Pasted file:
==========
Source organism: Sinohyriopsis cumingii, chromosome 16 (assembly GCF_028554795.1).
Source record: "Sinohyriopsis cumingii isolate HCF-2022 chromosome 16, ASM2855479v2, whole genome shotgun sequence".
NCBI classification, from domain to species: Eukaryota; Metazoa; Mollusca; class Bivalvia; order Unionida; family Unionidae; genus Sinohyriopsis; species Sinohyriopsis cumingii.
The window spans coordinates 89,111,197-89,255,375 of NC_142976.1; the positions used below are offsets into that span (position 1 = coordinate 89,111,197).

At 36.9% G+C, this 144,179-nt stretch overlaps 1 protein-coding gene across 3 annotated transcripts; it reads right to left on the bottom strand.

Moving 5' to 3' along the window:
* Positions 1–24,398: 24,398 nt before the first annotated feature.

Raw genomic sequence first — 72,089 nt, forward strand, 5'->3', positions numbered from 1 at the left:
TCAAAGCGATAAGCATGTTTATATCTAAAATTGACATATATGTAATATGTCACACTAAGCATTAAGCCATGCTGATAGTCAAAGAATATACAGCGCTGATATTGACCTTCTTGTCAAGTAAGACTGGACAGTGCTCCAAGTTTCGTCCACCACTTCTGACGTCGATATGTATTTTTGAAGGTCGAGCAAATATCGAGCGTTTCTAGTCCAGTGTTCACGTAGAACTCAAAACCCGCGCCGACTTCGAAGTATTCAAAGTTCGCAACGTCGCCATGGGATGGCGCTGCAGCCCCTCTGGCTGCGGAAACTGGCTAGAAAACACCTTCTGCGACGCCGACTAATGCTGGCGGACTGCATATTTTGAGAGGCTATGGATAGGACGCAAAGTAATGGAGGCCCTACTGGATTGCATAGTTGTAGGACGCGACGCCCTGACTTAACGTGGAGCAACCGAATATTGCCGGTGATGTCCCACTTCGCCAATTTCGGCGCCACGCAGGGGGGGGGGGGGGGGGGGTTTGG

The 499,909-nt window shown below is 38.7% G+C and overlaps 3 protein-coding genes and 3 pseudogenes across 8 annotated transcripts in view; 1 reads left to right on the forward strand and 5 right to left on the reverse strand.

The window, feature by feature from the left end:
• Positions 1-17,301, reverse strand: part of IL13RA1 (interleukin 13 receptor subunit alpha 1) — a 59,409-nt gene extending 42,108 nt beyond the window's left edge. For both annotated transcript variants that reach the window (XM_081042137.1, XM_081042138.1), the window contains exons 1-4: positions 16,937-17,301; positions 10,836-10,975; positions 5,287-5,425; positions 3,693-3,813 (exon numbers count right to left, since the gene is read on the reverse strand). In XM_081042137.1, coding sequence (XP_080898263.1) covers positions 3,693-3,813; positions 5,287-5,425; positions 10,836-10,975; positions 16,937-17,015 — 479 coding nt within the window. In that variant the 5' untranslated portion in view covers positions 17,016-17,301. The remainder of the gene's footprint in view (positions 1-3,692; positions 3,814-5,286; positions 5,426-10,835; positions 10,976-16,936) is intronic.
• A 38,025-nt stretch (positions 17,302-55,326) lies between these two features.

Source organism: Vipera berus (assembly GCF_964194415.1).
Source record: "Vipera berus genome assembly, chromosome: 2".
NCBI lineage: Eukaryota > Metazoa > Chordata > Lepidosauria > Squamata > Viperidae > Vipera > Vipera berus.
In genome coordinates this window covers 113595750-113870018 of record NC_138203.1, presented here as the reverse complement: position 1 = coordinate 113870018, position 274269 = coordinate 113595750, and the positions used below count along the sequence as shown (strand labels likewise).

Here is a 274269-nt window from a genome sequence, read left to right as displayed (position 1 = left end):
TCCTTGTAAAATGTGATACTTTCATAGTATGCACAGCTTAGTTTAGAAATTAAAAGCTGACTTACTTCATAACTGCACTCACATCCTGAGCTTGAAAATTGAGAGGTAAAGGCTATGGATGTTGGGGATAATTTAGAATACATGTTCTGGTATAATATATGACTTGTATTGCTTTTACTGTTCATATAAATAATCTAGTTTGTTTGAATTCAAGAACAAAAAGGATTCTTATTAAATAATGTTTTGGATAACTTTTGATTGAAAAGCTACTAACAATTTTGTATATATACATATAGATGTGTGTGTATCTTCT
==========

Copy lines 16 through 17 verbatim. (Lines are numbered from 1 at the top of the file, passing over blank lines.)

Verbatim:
NCBI lineage: Eukaryota > Metazoa > Chordata > Lepidosauria > Squamata > Viperidae > Vipera > Vipera berus.
In genome coordinates this window covers 113595750-113870018 of record NC_138203.1, presented here as the reverse complement: position 1 = coordinate 113870018, position 274269 = coordinate 113595750, and the positions used below count along the sequence as shown (strand labels likewise).